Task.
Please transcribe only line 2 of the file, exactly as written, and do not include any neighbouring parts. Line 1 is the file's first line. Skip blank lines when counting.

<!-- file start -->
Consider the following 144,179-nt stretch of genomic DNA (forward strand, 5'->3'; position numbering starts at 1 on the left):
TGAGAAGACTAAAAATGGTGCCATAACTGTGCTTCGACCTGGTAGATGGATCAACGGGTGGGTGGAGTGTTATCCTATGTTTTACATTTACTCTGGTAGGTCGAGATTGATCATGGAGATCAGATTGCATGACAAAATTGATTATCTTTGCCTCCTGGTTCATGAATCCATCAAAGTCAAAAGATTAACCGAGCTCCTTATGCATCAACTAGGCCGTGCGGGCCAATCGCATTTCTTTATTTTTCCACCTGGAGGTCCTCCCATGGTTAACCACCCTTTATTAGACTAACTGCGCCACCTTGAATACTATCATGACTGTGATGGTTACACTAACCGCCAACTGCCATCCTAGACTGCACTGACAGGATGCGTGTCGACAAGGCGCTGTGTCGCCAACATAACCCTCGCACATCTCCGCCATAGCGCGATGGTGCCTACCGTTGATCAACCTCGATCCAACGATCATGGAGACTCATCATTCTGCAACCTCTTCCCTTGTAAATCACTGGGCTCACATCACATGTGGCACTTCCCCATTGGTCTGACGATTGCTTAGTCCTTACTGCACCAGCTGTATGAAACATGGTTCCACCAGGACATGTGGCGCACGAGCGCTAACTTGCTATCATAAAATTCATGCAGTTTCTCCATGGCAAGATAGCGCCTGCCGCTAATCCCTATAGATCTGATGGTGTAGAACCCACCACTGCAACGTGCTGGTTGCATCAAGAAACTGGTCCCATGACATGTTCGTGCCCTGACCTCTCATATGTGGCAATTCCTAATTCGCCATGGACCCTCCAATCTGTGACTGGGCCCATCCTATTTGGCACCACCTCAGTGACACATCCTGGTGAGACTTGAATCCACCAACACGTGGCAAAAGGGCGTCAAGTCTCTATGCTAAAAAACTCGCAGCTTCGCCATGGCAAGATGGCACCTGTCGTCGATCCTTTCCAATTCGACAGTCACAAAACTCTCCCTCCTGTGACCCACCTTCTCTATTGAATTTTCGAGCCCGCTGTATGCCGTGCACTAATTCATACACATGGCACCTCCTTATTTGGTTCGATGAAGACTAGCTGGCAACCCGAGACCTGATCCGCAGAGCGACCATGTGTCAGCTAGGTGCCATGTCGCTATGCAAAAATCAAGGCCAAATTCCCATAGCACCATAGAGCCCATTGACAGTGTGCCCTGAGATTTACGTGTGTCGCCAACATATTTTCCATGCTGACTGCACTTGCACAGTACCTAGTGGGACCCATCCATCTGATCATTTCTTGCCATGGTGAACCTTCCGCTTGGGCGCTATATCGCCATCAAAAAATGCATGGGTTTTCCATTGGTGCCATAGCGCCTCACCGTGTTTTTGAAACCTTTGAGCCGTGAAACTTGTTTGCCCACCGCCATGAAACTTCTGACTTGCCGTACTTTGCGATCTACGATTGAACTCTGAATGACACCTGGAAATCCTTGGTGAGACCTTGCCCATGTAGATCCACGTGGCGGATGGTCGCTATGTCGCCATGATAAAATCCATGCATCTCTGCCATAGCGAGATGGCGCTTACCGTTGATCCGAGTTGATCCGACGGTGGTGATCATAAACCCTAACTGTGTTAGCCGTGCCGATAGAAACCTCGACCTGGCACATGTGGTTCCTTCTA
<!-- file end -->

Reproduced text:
TGAGAAGACTAAAAATGGTGCCATAACTGTGCTTCGACCTGGTAGATGGATCAACGGGTGGGTGGAGTGTTATCCTATGTTTTACATTTACTCTGGTAGGTCGAGATTGATCATGGAGATCAGATTGCATGACAAAATTGATTATCTTTGCCTCCTGGTTCATGAATCCATCAAAGTCAAAAGATTAACCGAGCTCCTTATGCATCAACTAGGCCGTGCGGGCCAATCGCATTTCTTTATTTTTCCACCTGGAGGTCCTCCCATGGTTAACCACCCTTTATTAGACTAACTGCGCCACCTTGAATACTATCATGACTGTGATGGTTACACTAACCGCCAACTGCCATCCTAGACTGCACTGACAGGATGCGTGTCGACAAGGCGCTGTGTCGCCAACATAACCCTCGCACATCTCCGCCATAGCGCGATGGTGCCTACCGTTGATCAACCTCGATCCAACGATCATGGAGACTCATCATTCTGCAACCTCTTCCCTTGTAAATCACTGGGCTCACATCACATGTGGCACTTCCCCATTGGTCTGACGATTGCTTAGTCCTTACTGCACCAGCTGTATGAAACATGGTTCCACCAGGACATGTGGCGCACGAGCGCTAACTTGCTATCATAAAATTCATGCAGTTTCTCCATGGCAAGATAGCGCCTGCCGCTAATCCCTATAGATCTGATGGTGTAGAACCCACCACTGCAACGTGCTGGTTGCATCAAGAAACTGGTCCCATGACATGTTCGTGCCCTGACCTCTCATATGTGGCAATTCCTAATTCGCCATGGACCCTCCAATCTGTGACTGGGCCCATCCTATTTGGCACCACCTCAGTGACACATCCTGGTGAGACTTGAATCCACCAACACGTGGCAAAAGGGCGTCAAGTCTCTATGCTAAAAAACTCGCAGCTTCGCCATGGCAAGATGGCACCTGTCGTCGATCCTTTCCAATTCGACAGTCACAAAACTCTCCCTCCTGTGACCCACCTTCTCTATTGAATTTTCGAGCCCGCTGTATGCCGTGCACTAATTCATACACATGGCACCTCCTTATTTGGTTCGATGAAGACTAGCTGGCAACCCGAGACCTGATCCGCAGAGCGACCATGTGTCAGCTAGGTGCCATGTCGCTATGCAAAAATCAAGGCCAAATTCCCATAGCACCATAGAGCCCATTGACAGTGTGCCCTGAGATTTACGTGTGTCGCCAACATATTTTCCATGCTGACTGCACTTGCACAGTACCTAGTGGGACCCATCCATCTGATCATTTCTTGCCATGGTGAACCTTCCGCTTGGGCGCTATATCGCCATCAAAAAATGCATGGGTTTTCCATTGGTGCCATAGCGCCTCACCGTGTTTTTGAAACCTTTGAGCCGTGAAACTTGTTTGCCCACCGCCATGAAACTTCTGACTTGCCGTACTTTGCGATCTACGATTGAACTCTGAATGACACCTGGAAATCCTTGGTGAGACCTTGCCCATGTAGATCCACGTGGCGGATGGTCGCTATGTCGCCATGATAAAATCCATGCATCTCTGCCATAGCGAGATGGCGCTTACCGTTGATCCGAGTTGATCCGACGGTGGTGATCATAAACCCTAACTGTGTTAGCCGTGCCGATAGAAACCTCGACCTGGCACATGTGGTTCCTTCTA